Shaken not stirred

James Bond’s trademark quote refers to vodka martinis not whisky, and whilst I’m aligning myself with Humphrey Bogart – whose famous last words were “I should never have switched from scotch to martinis” – I can nonetheless appreciate Bond’s particular discernment when it came to how his drink of choice should be prepared.

Hey, what I do in my own time is my business.

I’m often asked how whisky should be drunk.  It’s like a recurring dream.  Sometimes it seems like the same people keep asking me.  Maybe I’m not interesting enough to engage on other subjects, so they stick to this topic as a refuge.  Worrying…enough so that I thought I’d take it out of the equation by putting my response on the record.  Perhaps I’ll carry little slips of paper from now on inscribed with this post’s URL and hand them out to whoever asks me again.

When I was on the marketing side of the industry, the party line was that whisky should be drunk the way the consumer wanted to drink it.  If that was with cream soda, then so be it.  I always thought that this was self-serving, and short sightedly so – particularly with premium brands.  How many Chivas suitcases could and would someone actually drink?  Yes it might impress your mates at first but how long before that wears off and you realise that passion fruit cordial tastes much the same with the ubiquitous Bells or J&B?

I’m not knocking whisky with mixers or even whisky cocktails.  They have their place, and it’s clearly spacious.  I don’t have any statistics at hand but I’d guess that the bulk of blended whisky is drunk with some sort of a mixer.   Whisky is an acquired taste and for many people mixed whisky is the push start to a long and beautiful journey.  I myself enjoy Canadian whisky with a mixer, and I’m partial to a Sour or an Old Fashioned.  But I also subscribe to the belief that a mixer ruins a superior whisky.  007 may be tempted by a Romanov and coke (I said may), but guaranteed he’ll save his Grey Goose for a martini.  Good whiskies are all about flavour and mouth-feel, and the subtleties thereof.  These are lost when set against the backdrop of a mixer – why skim a diamond over the surface of a lake when a stone will do?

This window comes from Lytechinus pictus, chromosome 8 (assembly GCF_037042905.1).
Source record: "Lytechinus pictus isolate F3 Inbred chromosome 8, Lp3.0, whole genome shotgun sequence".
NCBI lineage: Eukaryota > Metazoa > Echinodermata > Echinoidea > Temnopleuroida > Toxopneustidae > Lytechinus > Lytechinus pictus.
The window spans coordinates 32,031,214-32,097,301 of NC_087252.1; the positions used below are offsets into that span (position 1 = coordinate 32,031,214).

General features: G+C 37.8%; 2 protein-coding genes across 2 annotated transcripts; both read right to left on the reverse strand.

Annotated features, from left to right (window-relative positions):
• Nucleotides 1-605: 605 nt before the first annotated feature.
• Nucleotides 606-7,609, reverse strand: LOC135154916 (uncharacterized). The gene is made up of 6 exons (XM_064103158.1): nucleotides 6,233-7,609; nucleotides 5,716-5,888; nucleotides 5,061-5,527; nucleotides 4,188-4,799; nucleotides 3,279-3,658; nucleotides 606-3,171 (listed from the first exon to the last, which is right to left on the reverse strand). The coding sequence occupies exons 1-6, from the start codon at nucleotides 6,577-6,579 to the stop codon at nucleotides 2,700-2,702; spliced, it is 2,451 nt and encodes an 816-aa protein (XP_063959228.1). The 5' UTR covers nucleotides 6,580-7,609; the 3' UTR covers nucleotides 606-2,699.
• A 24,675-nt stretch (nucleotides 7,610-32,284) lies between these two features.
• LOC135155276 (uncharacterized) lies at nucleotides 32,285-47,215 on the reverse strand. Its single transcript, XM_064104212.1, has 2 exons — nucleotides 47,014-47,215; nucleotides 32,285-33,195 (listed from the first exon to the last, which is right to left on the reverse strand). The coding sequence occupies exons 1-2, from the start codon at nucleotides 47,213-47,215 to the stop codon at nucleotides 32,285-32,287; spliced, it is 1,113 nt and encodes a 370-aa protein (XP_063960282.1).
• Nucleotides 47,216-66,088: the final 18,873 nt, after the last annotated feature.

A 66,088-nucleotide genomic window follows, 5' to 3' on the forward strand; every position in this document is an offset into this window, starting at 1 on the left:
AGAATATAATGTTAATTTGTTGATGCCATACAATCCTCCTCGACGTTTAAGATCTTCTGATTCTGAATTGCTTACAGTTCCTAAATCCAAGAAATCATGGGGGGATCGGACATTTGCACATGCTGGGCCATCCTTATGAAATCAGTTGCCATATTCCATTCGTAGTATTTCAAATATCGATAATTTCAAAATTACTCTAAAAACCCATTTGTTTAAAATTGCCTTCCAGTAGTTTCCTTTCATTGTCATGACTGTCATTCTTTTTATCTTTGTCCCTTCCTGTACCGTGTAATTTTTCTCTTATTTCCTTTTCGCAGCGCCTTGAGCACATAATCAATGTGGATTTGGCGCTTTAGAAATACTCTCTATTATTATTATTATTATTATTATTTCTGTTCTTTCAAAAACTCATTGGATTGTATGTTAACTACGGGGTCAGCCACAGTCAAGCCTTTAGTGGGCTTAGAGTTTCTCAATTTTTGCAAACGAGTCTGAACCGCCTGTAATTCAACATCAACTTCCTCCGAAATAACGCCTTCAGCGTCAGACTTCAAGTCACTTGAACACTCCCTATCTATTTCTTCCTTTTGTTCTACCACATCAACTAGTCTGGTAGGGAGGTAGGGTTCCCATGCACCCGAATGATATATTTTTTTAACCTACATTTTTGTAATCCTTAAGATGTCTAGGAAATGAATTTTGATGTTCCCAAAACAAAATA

There is a better way – and it’s called water.  Water in its liquid and frozen forms is whisky’s time honoured collaborator.  Usually I’d initially nose and taste a whisky neat and thereafter add water – anything from a drop to an equal part (depending on the alcohol level and my mood at the time) – to help release the flavours of the whisky.    Water reduces the edge of alcohol as a primary sensation, allowing you to more easily detect the subtler elements of aroma and taste.  It’s best to avoid heavily chlorinated water, because like a mixer this would interfere with if not overpower the whisky.  I would furthermore tend to stay away from sparkling water and soda, although it’s interesting to note that Dave Broom, one of the world’s pre-eminent whisky writers, recommends the former as an accompaniment to a young peaty whisky.  Worth a try.

Ice is more controversial.  Whisky is optimal at room temperature, but this is hardly a precise measure.  A Cameroonian gentleman downing a dram in downtown Douala may have a different take on it compared to his Swedish counterpart.  Anoraks – the geeks of the whisky world – will tell you that whisky should be drunk at the temperature of a Scottish parlour (+/- 15°C), hence the motivation for ice in certain climates.   The reason for all of this concern about temperature is that whisky contains congeners (types of fats and oils) which are largely responsible for flavour, and which, in much the same way as other fats, congeal at lower temperatures, and thereby become inhibited.  This is why non-chill filtered whiskies tend to haze when cooled.  Ice also introduces uncontrolled dilution as it progressively melts.  Soapstone “ice” blocks, chilled in the freezer and then added to a drink, offer a nifty solution to this problem.  The Japanese have also popularized the ice ball, which due to its smaller surface area versus an ice-cube of similar volume, melts more slowly and therefore is less diluting.  More on these cool (npi) ice-balls in a future post.

Soapstone "ice" blocks

So it’s clear that the preferred ingredients should be water, yes, and ice, maybe.  But as to how to put it all together, well, there is no exacting answer…not even in Japan, as precise a culture as one could hope to find.  The most popular whisky drink over there is the mizuwari (the classic recipe calls for the golden nectar with an equal measure of water and 2 blocks of ice, stirred precisely 13 and half times!) but even this would invariably vary according to personal taste.   The exciting solution to this dilemma then is to drink lots of whisky and experiment.  And on that note – may the dram be with you!

A Mizuwari, with extra ice it seems.


3 responses to “Shaken not stirred

  1. Pingback: Tribute to Japan part 1 | wordsonwhisky

  2. Well said. But I find there to be some kind of “magic” in, as you referred to it, the uncontrolled dilution as the ice melts. I do agree that if the ice is allowed to melt completely before the drink is consumed, something is lost in the taste. What “that” is, I have no idea.

  3. Thanks Heinz. This post goes back some time. I’ve since adopted the practice of using crushed ice. It’s easily measurable, so you don’t get that uncontrolled dilution, it melts quickly, so the drink is consistent, and it injects a pleasing cool into the whisky on a hot day. Keep enjoying.

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